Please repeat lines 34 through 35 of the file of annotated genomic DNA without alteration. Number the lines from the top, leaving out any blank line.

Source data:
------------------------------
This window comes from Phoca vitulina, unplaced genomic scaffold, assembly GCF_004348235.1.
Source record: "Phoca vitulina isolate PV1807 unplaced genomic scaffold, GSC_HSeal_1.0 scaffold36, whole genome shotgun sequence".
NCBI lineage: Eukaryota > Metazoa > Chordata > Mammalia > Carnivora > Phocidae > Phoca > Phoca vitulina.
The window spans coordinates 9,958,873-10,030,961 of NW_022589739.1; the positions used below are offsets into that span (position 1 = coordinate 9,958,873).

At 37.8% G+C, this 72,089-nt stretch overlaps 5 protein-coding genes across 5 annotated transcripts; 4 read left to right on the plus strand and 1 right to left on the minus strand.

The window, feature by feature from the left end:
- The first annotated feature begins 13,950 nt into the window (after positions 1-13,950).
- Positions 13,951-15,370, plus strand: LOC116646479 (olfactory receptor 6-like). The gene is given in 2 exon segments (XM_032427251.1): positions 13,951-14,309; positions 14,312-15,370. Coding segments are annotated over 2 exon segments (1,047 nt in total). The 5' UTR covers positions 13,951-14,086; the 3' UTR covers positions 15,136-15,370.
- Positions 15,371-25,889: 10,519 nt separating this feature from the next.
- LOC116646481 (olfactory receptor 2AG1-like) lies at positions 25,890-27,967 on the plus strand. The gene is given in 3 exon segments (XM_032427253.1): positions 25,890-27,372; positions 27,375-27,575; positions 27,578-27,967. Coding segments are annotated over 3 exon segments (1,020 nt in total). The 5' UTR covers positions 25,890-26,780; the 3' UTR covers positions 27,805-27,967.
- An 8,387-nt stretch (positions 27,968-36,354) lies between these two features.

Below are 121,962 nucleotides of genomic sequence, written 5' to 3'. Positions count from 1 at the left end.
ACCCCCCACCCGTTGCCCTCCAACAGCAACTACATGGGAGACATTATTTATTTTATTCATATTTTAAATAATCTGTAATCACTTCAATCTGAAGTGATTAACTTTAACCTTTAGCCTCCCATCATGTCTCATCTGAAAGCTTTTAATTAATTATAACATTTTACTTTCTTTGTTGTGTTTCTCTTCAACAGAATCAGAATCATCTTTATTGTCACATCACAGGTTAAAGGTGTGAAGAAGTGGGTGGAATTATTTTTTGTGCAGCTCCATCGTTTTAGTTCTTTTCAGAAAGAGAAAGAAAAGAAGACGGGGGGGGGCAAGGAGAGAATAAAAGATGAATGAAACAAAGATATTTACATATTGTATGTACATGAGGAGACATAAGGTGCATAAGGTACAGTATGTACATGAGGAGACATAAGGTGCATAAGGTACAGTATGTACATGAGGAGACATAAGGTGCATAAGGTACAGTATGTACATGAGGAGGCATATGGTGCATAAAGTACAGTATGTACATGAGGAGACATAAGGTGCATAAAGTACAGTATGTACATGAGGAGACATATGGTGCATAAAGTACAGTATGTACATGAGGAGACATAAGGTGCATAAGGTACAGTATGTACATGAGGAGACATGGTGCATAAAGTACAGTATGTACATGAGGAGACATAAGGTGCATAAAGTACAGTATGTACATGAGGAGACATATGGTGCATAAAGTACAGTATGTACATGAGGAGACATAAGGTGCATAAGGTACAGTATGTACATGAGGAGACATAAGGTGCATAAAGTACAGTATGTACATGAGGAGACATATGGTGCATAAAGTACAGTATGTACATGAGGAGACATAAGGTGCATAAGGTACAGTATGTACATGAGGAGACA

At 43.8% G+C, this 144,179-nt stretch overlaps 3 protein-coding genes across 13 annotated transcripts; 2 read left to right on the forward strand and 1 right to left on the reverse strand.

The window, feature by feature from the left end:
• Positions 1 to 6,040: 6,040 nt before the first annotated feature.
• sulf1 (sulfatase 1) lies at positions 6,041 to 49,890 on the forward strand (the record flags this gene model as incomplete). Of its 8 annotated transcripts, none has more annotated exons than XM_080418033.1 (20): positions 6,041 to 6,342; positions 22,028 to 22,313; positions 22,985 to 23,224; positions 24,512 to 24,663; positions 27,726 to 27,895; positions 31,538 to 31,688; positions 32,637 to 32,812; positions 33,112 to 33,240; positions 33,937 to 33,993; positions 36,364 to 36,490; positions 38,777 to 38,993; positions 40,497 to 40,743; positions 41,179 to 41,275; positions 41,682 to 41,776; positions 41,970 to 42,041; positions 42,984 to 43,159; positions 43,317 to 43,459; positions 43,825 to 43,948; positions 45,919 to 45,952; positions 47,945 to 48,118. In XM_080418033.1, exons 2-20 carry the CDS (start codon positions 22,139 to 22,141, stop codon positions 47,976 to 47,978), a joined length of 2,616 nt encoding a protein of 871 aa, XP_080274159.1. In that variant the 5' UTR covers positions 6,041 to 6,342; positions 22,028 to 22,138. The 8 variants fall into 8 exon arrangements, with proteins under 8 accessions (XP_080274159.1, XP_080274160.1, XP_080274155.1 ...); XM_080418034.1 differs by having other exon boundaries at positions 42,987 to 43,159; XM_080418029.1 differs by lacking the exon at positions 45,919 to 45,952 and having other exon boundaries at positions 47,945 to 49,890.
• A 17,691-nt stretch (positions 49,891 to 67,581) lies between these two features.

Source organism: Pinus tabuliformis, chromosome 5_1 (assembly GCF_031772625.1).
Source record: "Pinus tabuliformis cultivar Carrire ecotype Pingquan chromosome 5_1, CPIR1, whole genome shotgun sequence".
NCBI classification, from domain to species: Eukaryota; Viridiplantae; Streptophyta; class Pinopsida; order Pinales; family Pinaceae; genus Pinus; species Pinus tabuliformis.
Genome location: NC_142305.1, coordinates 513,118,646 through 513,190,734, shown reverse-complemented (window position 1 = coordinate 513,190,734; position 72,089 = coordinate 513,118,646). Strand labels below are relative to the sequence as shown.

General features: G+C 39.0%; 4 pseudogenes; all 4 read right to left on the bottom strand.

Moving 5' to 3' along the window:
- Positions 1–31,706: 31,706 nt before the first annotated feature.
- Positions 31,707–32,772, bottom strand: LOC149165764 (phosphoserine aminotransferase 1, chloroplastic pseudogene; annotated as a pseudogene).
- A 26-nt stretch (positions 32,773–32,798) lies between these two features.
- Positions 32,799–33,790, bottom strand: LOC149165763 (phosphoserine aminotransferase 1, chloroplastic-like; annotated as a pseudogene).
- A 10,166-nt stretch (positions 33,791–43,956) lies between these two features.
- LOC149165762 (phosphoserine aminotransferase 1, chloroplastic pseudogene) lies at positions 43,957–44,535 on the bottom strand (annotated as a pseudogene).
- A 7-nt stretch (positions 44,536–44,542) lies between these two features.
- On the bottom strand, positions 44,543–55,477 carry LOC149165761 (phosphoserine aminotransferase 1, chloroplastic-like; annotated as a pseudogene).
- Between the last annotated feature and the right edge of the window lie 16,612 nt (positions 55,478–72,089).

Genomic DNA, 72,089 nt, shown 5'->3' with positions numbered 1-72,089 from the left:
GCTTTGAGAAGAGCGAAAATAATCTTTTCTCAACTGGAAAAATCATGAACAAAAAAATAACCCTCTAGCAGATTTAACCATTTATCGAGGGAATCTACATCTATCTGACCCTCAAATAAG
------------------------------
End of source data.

Genomic DNA, 72,089 nt, shown 5'->3' with positions numbered 1-72,089 from the left:
GCTTTGAGAAGAGCGAAAATAATCTTTTCTCAACTGGAAAAATCATGAACAAAAAAATAACCCTCTAGCAGATTTAACCATTTATCGAGGGAATCTACATCTATCTGACCCTCAAATAAG